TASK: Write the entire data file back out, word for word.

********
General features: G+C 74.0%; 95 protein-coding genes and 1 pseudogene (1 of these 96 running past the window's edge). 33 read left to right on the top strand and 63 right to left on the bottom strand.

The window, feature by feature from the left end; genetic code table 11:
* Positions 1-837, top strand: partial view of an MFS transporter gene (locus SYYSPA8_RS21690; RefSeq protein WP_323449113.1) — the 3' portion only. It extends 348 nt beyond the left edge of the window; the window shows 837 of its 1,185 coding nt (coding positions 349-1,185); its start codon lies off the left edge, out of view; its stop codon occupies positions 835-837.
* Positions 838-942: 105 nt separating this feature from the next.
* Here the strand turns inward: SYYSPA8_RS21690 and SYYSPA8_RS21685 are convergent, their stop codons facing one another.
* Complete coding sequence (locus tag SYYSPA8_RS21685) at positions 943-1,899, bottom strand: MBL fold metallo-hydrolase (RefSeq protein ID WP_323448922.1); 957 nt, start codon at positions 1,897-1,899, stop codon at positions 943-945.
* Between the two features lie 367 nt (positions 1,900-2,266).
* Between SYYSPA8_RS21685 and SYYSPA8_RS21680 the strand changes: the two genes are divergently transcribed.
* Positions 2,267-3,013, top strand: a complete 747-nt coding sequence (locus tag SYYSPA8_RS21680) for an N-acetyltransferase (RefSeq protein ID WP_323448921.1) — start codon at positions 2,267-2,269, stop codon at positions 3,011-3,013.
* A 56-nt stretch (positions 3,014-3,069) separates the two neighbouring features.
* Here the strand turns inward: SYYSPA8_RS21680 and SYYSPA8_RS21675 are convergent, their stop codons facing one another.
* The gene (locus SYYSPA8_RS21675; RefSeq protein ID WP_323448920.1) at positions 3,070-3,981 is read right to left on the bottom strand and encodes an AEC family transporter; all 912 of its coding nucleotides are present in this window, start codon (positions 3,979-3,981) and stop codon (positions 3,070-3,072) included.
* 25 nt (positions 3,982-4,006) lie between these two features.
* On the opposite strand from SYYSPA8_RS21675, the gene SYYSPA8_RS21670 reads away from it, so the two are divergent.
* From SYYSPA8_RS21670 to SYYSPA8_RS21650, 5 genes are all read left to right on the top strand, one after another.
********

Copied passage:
General features: G+C 74.0%; 95 protein-coding genes and 1 pseudogene (1 of these 96 running past the window's edge). 33 read left to right on the top strand and 63 right to left on the bottom strand.

The window, feature by feature from the left end; genetic code table 11:
* Positions 1-837, top strand: partial view of an MFS transporter gene (locus SYYSPA8_RS21690; RefSeq protein WP_323449113.1) — the 3' portion only. It extends 348 nt beyond the left edge of the window; the window shows 837 of its 1,185 coding nt (coding positions 349-1,185); its start codon lies off the left edge, out of view; its stop codon occupies positions 835-837.
* Positions 838-942: 105 nt separating this feature from the next.
* Here the strand turns inward: SYYSPA8_RS21690 and SYYSPA8_RS21685 are convergent, their stop codons facing one another.
* Complete coding sequence (locus tag SYYSPA8_RS21685) at positions 943-1,899, bottom strand: MBL fold metallo-hydrolase (RefSeq protein ID WP_323448922.1); 957 nt, start codon at positions 1,897-1,899, stop codon at positions 943-945.
* Between the two features lie 367 nt (positions 1,900-2,266).
* Between SYYSPA8_RS21685 and SYYSPA8_RS21680 the strand changes: the two genes are divergently transcribed.
* Positions 2,267-3,013, top strand: a complete 747-nt coding sequence (locus tag SYYSPA8_RS21680) for an N-acetyltransferase (RefSeq protein ID WP_323448921.1) — start codon at positions 2,267-2,269, stop codon at positions 3,011-3,013.
* A 56-nt stretch (positions 3,014-3,069) separates the two neighbouring features.
* Here the strand turns inward: SYYSPA8_RS21680 and SYYSPA8_RS21675 are convergent, their stop codons facing one another.
* The gene (locus SYYSPA8_RS21675; RefSeq protein ID WP_323448920.1) at positions 3,070-3,981 is read right to left on the bottom strand and encodes an AEC family transporter; all 912 of its coding nucleotides are present in this window, start codon (positions 3,979-3,981) and stop codon (positions 3,070-3,072) included.
* 25 nt (positions 3,982-4,006) lie between these two features.
* On the opposite strand from SYYSPA8_RS21675, the gene SYYSPA8_RS21670 reads away from it, so the two are divergent.
* From SYYSPA8_RS21670 to SYYSPA8_RS21650, 5 genes are all read left to right on the top strand, one after another.